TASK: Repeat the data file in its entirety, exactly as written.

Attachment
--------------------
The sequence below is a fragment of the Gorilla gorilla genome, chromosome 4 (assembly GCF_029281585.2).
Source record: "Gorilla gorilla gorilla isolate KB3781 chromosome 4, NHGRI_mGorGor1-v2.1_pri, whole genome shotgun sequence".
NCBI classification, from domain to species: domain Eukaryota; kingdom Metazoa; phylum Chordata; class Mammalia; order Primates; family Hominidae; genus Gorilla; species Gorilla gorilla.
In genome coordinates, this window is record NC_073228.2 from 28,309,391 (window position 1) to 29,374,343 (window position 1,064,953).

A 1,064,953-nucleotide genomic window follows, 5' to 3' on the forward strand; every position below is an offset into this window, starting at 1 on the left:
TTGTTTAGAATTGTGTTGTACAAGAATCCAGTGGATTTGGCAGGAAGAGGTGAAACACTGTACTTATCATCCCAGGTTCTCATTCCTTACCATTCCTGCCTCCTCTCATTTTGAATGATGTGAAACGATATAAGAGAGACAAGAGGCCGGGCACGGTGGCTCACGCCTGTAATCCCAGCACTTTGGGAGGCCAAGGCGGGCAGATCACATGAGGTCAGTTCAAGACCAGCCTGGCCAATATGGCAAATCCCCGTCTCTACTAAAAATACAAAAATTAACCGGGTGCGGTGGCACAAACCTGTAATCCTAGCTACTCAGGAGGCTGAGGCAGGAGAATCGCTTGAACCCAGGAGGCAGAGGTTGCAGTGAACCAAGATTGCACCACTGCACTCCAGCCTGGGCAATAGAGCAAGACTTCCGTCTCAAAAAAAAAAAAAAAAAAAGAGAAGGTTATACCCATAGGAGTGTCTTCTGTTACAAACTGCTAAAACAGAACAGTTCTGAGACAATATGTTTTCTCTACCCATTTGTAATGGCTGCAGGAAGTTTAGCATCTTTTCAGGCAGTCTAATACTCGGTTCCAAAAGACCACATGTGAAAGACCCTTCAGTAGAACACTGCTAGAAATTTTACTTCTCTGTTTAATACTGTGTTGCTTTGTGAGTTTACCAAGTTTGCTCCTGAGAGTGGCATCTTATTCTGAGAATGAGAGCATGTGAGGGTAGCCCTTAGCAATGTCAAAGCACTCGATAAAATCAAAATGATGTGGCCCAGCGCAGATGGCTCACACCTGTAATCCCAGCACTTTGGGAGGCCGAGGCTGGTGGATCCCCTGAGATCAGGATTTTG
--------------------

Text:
The sequence below is a fragment of the Gorilla gorilla genome, chromosome 4 (assembly GCF_029281585.2).
Source record: "Gorilla gorilla gorilla isolate KB3781 chromosome 4, NHGRI_mGorGor1-v2.1_pri, whole genome shotgun sequence".
NCBI classification, from domain to species: domain Eukaryota; kingdom Metazoa; phylum Chordata; class Mammalia; order Primates; family Hominidae; genus Gorilla; species Gorilla gorilla.
In genome coordinates, this window is record NC_073228.2 from 28,309,391 (window position 1) to 29,374,343 (window position 1,064,953).

A 1,064,953-nucleotide genomic window follows, 5' to 3' on the forward strand; every position below is an offset into this window, starting at 1 on the left:
TTGTTTAGAATTGTGTTGTACAAGAATCCAGTGGATTTGGCAGGAAGAGGTGAAACACTGTACTTATCATCCCAGGTTCTCATTCCTTACCATTCCTGCCTCCTCTCATTTTGAATGATGTGAAACGATATAAGAGAGACAAGAGGCCGGGCACGGTGGCTCACGCCTGTAATCCCAGCACTTTGGGAGGCCAAGGCGGGCAGATCACATGAGGTCAGTTCAAGACCAGCCTGGCCAATATGGCAAATCCCCGTCTCTACTAAAAATACAAAAATTAACCGGGTGCGGTGGCACAAACCTGTAATCCTAGCTACTCAGGAGGCTGAGGCAGGAGAATCGCTTGAACCCAGGAGGCAGAGGTTGCAGTGAACCAAGATTGCACCACTGCACTCCAGCCTGGGCAATAGAGCAAGACTTCCGTCTCAAAAAAAAAAAAAAAAAAAGAGAAGGTTATACCCATAGGAGTGTCTTCTGTTACAAACTGCTAAAACAGAACAGTTCTGAGACAATATGTTTTCTCTACCCATTTGTAATGGCTGCAGGAAGTTTAGCATCTTTTCAGGCAGTCTAATACTCGGTTCCAAAAGACCACATGTGAAAGACCCTTCAGTAGAACACTGCTAGAAATTTTACTTCTCTGTTTAATACTGTGTTGCTTTGTGAGTTTACCAAGTTTGCTCCTGAGAGTGGCATCTTATTCTGAGAATGAGAGCATGTGAGGGTAGCCCTTAGCAATGTCAAAGCACTCGATAAAATCAAAATGATGTGGCCCAGCGCAGATGGCTCACACCTGTAATCCCAGCACTTTGGGAGGCCGAGGCTGGTGGATCCCCTGAGATCAGGATTTTG